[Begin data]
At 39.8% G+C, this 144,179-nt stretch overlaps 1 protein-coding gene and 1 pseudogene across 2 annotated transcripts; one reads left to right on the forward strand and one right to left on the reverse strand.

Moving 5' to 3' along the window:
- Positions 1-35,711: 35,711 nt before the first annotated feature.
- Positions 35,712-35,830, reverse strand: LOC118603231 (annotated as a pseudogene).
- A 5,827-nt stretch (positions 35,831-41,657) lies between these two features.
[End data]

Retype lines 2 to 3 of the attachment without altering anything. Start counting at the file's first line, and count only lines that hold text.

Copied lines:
Moving 5' to 3' along the window:
- Positions 1-35,711: 35,711 nt before the first annotated feature.